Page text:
Awesome Inc: Y Combinator as a Reality TV Show?

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Emulating Y Combinator‘s small, seed-stage investments and focus on team building has been a popular route for early stage Web 2.0 investors over the past few years. It now takes at least two hands to count the number of “YC clones” in operation. There’s TechStars in Denver Boulder, Colorado, there’s Seedcamp in London, UK, YEurope in Vienna, Austria, Summer@Highland in Lexington, Massachusetts, LaunchBox in Washington, DC, Founder’s Co-Op in Seattle, Washington, DreamIt Ventures in Philadelphia, Pennsylvania, Bootup Labs in Vancouver, BC, Canada, Bootphase in Atlanta, Georgia (though it seems still unlaunched), CIIE iAccelerator in Gujarat, India, and probably others.

Phew! The list seems to grow every couple of months. Earlier this month we even advised that Microsoft should attempt something similar and invest small amounts of money in, and provide guidance to, teams of young web entrepreneurs.

Today, I came across a link to a new YC-like investment out of Lexington, Kentucky called Awesome Inc that intends to launch at the beginning of next year and target the mobile web application space. Details are hazy, but there are a few things about Awesome that throw up some red flags.

First, the site’s contact us page is ominously devoid of any actual contact info (one of the reasons details are hazy — I had no way to contact the program’s founders for more information). The mid-90s-style DotNetNuke site design doesn’t inspire much confidence, either.

But what really makes Awesome Inc sound strange is a sentence on the Details page of the site explaining the program: “During the first week each participant will be oriented to their living space, office/work space, hosting services, administrative assistant, and reality TV crew and cameras.” (Emphasis added.)

Nothing else on the site mentions that participants will be filmed. The founders’ introductory blog post claims that their goal with Awesome is to “create a more tech-savvie [sic] Lexington, while connecting people so that entrepreneurs and people from the tech community can accomplish their dreams and really bring their ideas to the limelight.” Attempting to build a tech community around Lexington makes some sense — it’s a university town (University of Kentucky) with a lot of money due to its history as a center for thoroughbred horse racing — but does “limelight” mean “reality TV?”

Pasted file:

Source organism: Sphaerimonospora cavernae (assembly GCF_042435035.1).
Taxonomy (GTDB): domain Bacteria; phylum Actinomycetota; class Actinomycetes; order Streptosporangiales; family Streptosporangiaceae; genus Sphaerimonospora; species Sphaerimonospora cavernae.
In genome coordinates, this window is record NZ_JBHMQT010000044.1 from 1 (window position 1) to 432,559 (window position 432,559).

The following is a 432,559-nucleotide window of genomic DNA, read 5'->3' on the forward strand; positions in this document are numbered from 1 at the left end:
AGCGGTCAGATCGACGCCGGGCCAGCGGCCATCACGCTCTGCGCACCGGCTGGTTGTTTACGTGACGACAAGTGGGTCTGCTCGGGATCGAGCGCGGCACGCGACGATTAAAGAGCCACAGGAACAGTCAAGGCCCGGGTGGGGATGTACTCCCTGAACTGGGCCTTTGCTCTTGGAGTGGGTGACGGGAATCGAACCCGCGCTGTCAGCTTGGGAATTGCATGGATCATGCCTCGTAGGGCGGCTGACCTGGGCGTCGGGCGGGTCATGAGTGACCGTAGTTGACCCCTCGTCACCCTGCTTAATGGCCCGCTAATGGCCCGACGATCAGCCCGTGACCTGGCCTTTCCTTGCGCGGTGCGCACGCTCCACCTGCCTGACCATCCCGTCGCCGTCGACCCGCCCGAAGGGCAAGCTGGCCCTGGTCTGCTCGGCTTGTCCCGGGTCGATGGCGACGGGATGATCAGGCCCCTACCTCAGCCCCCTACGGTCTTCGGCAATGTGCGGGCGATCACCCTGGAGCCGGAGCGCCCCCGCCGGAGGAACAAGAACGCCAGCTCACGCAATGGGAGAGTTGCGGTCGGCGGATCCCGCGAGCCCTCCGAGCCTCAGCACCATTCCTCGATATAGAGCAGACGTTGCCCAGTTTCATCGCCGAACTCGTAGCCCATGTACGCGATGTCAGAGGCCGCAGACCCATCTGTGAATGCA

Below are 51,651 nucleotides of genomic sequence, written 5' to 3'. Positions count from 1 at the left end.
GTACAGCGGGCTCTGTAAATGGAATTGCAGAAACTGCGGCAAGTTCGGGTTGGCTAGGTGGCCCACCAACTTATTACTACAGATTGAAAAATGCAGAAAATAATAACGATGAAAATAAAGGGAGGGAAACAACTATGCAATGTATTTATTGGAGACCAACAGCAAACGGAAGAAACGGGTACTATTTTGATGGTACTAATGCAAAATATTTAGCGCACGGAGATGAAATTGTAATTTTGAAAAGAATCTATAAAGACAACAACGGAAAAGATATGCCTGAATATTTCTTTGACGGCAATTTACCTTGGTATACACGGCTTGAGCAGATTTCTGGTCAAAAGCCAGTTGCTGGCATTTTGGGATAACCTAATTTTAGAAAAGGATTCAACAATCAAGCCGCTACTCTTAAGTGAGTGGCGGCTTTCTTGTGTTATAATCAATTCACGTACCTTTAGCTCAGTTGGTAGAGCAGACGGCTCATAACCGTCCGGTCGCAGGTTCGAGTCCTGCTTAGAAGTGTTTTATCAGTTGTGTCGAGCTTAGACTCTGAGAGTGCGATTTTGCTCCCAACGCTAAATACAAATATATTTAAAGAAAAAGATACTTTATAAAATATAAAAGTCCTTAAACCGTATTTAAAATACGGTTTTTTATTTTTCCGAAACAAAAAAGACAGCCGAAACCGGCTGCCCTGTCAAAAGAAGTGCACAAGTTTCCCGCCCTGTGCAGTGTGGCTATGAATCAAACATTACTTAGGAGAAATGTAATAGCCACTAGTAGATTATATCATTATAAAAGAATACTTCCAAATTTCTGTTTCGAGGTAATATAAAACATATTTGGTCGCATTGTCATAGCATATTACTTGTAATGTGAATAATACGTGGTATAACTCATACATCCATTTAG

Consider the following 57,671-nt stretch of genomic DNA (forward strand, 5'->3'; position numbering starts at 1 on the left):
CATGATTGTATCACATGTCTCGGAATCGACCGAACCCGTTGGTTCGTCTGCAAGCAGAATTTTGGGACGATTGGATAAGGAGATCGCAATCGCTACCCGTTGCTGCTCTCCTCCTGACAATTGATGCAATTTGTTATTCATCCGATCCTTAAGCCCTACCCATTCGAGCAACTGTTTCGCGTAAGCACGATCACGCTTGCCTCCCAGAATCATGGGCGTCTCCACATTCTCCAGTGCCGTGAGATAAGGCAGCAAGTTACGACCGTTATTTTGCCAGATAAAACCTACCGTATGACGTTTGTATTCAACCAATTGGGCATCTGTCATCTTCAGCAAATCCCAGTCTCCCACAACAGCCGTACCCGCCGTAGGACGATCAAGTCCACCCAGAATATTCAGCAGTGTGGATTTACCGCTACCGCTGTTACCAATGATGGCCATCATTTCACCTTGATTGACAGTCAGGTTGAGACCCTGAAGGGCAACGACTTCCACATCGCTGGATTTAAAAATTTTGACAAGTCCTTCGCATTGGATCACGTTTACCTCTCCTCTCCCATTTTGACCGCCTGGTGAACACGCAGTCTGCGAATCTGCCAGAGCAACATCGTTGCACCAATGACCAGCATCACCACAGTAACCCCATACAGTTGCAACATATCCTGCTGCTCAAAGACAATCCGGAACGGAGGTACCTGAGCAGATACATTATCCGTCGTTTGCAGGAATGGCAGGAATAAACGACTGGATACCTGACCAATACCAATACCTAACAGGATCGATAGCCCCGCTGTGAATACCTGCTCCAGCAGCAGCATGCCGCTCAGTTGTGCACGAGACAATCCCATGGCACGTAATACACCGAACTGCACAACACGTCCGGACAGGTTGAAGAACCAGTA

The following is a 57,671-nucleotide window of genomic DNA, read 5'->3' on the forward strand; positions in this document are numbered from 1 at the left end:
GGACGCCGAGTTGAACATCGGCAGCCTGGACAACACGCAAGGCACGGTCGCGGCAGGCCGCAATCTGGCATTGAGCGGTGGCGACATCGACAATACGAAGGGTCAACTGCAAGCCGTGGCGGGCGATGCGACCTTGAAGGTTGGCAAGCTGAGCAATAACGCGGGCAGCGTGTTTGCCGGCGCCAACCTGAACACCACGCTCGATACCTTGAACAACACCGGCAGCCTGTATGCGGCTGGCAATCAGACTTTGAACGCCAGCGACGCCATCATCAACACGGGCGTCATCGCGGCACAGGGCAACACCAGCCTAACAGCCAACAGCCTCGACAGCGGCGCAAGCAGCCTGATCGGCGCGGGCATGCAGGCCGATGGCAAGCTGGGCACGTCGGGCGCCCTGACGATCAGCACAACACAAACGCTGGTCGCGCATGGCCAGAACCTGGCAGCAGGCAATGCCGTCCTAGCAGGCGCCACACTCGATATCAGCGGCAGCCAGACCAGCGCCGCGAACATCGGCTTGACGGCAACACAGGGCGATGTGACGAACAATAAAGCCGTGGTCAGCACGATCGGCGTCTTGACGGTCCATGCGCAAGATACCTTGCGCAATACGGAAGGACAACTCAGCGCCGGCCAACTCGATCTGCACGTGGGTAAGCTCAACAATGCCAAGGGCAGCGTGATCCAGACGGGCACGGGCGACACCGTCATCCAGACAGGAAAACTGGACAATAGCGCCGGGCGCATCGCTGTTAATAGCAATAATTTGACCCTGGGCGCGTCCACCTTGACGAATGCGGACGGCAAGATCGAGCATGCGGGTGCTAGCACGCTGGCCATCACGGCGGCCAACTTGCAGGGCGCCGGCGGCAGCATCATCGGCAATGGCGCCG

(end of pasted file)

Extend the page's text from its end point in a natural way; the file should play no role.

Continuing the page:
The reality TV startup has actually been tried before. About a year ago, a web-only reality show called The Next Internet Millionaire (think “Survivor” for wannabe startup entrepreneurs) made its debut to a lukewarm reception. A year later, the first episode has just under 100,000 views, and the viewership appears to have steadily declined as the series progressed (the final episode has just 43,000 views and many have under 20,000).

Other than that, Awesome Inc seems fairly standard — entrepreneurs are apparently to be given housing, office space, and other support, as well as meals and a stipend of an unspecified amount. Guidance will come in the form of weekly talks from a “thought leader, industry expert, and/or founder of a successful mobile technology company.” There’s no mention of how much of a stake Awesome plans to take in companies it funds.

There’s also some rather sketchy sounding language on the page that explains how Awesome Inc will work for investors:

Option Investors fall into two categories: Option ‘A’ and Option ‘B’. Option ‘A’ investors can make investments in increments of $20,000 (with a maximum of $200,000), and will receive a small stake in the company of their choice. Option ‘B’ investors can make investments in increments of $10,000 (with a maximum of $100,000), and will not receive any initial ownership, but will receive a seat at the initial pitch day. The number of total option investors will be limited to 10-15 total.

Why anyone would want to drop $10,000 just to hear a few pitches is beyond me (and it doesn’t sound like investing more than ten grand gets you anything extra). Either way, the point here is that while seed-stage funds like Y Combinator, Seedcamp, and TechStars have a track record of successfully bringing companies through their program, there are more and more of these programs opening up and entrepreneurs should approach them with caution. I’d avoid Awesome Inc until a ton more details are posted about how it will operate and who is behind it.

Josh CatoneJosh Catone
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Before joining Jilt, Josh Catone was the Executive Director of Editorial Projects at Mashable, the Lead Writer at ReadWriteWeb, Lead Blogger at SitePoint, and the Community Evangelist at DandyID. On the side, Josh enjoys managing his blog The Fluffington Post.

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